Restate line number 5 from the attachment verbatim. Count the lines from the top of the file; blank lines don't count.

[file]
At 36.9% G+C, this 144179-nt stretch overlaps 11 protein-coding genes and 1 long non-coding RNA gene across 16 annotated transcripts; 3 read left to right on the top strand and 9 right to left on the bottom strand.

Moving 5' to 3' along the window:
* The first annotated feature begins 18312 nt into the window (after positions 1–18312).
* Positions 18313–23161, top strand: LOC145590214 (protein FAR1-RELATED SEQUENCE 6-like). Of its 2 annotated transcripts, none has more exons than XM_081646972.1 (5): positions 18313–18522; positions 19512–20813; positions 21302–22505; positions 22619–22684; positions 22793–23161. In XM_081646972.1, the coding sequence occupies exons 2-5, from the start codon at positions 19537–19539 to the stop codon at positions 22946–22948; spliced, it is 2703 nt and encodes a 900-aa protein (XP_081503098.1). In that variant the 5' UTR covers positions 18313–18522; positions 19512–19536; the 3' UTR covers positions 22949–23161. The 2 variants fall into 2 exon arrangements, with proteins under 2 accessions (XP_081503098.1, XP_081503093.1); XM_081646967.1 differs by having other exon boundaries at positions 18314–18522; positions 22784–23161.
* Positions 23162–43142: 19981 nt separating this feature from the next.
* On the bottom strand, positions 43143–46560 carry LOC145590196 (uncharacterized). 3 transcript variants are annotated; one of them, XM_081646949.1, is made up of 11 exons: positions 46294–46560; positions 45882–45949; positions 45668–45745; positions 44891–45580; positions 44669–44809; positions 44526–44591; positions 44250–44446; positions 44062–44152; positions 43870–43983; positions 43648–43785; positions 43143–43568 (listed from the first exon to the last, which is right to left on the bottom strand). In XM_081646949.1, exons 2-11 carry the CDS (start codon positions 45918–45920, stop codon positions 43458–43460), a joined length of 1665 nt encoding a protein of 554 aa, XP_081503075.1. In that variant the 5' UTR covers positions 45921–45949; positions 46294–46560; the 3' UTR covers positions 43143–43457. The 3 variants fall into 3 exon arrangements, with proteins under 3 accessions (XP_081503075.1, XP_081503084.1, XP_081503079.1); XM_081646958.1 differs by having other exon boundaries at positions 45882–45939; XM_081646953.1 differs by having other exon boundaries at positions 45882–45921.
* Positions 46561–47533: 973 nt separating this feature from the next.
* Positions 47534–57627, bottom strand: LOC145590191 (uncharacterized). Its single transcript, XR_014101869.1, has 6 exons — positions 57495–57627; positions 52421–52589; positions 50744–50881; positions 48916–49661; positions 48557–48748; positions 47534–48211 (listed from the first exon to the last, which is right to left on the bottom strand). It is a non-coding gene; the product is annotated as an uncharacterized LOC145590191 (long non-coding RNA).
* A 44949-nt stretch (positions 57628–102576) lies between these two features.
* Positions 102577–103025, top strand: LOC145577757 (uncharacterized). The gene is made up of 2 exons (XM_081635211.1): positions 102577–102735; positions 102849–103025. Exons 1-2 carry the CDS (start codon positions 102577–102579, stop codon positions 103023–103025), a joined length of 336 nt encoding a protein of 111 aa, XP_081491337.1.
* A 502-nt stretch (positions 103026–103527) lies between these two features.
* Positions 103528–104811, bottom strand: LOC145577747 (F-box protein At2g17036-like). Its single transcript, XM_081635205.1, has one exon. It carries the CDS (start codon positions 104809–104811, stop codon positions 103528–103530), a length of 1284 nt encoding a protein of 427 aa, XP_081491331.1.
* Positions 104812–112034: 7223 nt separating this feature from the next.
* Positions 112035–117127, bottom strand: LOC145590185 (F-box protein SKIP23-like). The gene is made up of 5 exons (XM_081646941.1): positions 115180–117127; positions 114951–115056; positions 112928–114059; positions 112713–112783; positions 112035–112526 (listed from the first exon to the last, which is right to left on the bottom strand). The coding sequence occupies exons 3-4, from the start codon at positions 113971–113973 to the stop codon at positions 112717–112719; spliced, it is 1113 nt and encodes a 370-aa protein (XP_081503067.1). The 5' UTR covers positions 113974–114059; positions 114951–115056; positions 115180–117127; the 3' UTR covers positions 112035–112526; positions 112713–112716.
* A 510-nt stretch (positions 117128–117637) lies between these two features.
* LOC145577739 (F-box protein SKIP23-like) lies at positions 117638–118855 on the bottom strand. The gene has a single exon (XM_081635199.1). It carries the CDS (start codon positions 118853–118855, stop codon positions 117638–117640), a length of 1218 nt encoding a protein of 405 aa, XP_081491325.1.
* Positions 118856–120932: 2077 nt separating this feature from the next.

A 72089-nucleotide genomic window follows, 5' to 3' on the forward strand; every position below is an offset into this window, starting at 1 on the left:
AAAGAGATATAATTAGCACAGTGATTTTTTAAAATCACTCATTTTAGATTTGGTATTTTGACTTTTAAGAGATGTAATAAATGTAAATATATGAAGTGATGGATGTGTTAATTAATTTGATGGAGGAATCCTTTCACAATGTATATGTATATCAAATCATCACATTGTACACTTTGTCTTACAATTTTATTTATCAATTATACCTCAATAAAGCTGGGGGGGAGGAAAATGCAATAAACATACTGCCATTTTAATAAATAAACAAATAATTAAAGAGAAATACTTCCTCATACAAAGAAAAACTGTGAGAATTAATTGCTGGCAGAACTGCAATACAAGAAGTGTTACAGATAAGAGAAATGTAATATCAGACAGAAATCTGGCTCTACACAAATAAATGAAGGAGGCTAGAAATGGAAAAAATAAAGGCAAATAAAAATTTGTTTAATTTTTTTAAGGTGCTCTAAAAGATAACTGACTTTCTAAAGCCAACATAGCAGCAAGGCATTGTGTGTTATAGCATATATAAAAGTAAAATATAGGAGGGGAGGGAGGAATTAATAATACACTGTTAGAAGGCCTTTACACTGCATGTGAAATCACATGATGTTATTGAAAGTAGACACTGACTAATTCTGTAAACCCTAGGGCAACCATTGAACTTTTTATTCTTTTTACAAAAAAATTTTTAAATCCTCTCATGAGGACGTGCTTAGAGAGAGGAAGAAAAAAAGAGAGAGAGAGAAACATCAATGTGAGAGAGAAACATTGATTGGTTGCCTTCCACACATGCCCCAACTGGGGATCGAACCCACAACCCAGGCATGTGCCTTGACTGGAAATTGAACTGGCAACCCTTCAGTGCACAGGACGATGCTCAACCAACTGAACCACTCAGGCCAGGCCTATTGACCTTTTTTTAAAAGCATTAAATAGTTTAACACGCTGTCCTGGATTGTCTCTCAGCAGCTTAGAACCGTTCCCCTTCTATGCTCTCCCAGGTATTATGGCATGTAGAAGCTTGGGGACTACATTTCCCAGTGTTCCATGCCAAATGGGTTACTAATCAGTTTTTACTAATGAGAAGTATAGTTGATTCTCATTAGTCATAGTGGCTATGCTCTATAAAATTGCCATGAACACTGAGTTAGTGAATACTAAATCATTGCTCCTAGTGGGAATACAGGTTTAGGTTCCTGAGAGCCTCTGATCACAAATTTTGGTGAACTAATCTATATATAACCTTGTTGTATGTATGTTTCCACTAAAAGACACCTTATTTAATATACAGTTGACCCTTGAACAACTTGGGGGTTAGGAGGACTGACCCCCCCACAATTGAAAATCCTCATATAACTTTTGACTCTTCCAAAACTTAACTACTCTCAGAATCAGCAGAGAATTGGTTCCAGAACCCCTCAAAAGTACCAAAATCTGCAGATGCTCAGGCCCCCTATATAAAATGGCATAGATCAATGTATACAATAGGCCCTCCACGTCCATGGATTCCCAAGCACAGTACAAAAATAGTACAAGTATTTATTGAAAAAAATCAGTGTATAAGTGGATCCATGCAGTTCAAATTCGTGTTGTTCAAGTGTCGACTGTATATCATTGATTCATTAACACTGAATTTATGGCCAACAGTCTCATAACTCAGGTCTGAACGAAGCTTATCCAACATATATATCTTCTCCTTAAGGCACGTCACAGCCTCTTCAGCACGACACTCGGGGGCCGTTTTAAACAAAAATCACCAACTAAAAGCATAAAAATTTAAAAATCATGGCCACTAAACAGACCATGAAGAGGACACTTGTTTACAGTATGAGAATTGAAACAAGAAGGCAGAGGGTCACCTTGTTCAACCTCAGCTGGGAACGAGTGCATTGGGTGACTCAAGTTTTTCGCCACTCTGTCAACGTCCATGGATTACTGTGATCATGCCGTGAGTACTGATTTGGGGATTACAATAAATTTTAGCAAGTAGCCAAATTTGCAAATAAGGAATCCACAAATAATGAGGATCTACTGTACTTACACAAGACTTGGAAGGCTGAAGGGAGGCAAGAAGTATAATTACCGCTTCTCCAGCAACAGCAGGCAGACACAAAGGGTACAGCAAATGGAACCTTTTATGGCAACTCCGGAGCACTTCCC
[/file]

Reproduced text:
* Positions 23162–43142: 19981 nt separating this feature from the next.